The Decline of My English: Fly To Your Imagination With The Art


I speak like this, essentially.

Before I moved to Korea, I don’t think I ever really said the word “delicious.” I guess I always considered it a sort of cumbersome 10-cent word more easily replaced by its three cent cousins, by either more or less specific terms of taste and flavour. It was just an unnecessary word that existed in my lexicon, one just vague enough to be completely useless in regular conversation, and thus one I didn’t really use or care about. It could be stricken from my brain—incredibly particular and futuristic microsurgery used to scrape it from my very neurons—and I could have gotten by in the English world with little difficulty.

Now? Now, I say it at least once every day, and usually several times. Spending this far away from the English-speaking world has come to completely mutate how I speak and think about the language.

Not that Korea is some sort of wasteland of English. It is not a sort of post-apocalyptic dystopia, a scarred and blackened linguistic deathpit where articles wander around, dripping from their wounded, dropped limbs; where verbs confusedly stumble around in the wrong tense, soaked in gore and poor syntax; where punctuation is more valuable than water, and just as scarce. People in Korea do speak English, more or less. But how they speak it is altered by Korean grammar, by Korean words.

Delicious (맛있다) is said almost constantly in Korean, and in order to convey their opinions about food, most people learn the most direct equivalent in English. Koreans talk constantly about deliciousness, and will ask others, and me, about its presence or absence, its relative levels, where it might be found in the greatest abundance. And despite my brain physically reacting against this word with the kind of violence approaching it simply blasting out the back of my skull and riding away in a leather coat on a motorcycle, I use the word in everyday conversation, because it’s just easier.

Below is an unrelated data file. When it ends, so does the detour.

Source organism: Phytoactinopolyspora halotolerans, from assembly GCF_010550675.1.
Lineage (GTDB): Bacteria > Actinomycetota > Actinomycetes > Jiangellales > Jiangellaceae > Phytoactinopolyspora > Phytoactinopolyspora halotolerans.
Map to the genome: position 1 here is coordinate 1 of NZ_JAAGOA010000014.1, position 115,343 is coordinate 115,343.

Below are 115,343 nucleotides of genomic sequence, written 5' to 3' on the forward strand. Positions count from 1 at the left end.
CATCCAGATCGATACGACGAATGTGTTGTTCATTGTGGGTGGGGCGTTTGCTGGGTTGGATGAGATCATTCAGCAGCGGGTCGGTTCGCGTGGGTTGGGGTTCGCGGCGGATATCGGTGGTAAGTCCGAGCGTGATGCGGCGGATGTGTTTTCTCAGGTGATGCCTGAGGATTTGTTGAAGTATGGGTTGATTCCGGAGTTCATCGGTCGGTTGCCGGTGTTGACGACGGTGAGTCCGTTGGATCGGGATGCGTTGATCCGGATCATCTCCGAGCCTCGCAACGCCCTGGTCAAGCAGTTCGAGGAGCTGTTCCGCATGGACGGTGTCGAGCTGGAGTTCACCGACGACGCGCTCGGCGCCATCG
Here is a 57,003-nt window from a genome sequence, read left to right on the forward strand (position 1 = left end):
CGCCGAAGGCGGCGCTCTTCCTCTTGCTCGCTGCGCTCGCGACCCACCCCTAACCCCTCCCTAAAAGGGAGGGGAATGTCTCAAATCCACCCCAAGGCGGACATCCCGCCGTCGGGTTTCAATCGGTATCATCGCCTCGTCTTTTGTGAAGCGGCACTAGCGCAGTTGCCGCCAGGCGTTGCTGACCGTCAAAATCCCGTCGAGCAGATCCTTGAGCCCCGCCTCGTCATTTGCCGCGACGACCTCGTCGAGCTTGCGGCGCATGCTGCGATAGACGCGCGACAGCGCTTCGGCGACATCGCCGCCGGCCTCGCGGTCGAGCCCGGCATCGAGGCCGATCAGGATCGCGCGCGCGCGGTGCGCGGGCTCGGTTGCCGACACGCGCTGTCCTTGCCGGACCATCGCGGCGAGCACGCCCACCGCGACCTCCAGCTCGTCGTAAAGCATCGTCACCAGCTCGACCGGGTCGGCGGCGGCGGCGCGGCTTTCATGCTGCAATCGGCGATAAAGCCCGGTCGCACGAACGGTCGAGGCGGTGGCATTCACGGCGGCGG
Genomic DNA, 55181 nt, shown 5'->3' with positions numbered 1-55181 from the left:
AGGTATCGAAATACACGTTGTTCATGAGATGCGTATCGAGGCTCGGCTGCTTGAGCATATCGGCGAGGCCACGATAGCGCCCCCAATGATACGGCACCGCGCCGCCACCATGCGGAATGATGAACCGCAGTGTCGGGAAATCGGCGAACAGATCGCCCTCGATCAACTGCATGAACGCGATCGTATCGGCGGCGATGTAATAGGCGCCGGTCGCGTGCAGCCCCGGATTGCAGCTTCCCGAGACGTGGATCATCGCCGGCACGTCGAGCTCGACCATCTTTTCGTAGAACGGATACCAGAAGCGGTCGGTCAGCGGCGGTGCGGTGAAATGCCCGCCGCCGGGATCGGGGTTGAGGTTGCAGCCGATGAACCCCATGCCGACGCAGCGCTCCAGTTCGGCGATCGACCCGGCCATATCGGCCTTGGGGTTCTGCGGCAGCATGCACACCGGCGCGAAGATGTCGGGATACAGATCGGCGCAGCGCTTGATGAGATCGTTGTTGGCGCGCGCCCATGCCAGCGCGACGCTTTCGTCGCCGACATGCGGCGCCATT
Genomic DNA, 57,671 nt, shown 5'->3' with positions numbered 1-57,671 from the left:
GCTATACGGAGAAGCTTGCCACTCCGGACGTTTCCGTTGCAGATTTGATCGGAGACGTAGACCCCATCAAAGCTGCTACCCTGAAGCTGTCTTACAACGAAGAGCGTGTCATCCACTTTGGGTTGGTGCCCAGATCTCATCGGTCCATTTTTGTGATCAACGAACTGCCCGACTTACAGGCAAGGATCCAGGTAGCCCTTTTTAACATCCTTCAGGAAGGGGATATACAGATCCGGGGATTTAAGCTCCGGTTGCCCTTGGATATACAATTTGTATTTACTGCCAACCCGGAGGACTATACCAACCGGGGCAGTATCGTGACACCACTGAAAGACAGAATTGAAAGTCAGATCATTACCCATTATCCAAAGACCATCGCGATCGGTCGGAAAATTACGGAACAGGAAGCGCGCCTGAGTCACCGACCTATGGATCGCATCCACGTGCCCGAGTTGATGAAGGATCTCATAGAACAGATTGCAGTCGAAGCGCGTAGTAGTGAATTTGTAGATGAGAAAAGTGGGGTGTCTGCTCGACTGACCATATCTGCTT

And I do this for other things, too. I omit articles, and switch around my words, and simplify my sentences. I put away all of the five syllable words in my vocabulary, like toys from a long-forgotten childhood. I make it so that other people can understand me, and in turn my English has begun to simply become the edited form. My personal idiosyncracies atrophy, my wit willows down to the barest nub, and I manage English the way I manage on a pair of ice-skates (which is to say: the way a gorilla does).

More than that, though, my English has become the bizarro Korean Educational English which I am encouraged to teach, despite that no one actually speaks it. I’ve taught my kids stupid things that no one says so many times that I’ve come to start saying them myself, almost as a way to boil away the cognitive dissonance of convincing my charges that the things I teach them are worthwhile. When I’m with my friends, I’ll hand them something, and report, loudly and to their faces, “Here you are,” as though without my announcement of intent, they would have never known. Or, more horrifically, “This is for you.” I’ll ask them if they want dinner, but not like a person. Instead I’ll inquire, “How about going to eat food?” Where once saying “That’s too bad” came off as snarky and douchebaggy, it is now part of my regular vernacular, a genuine way to express regret. All of my irony has been drained out, as though by sarcasm vampires.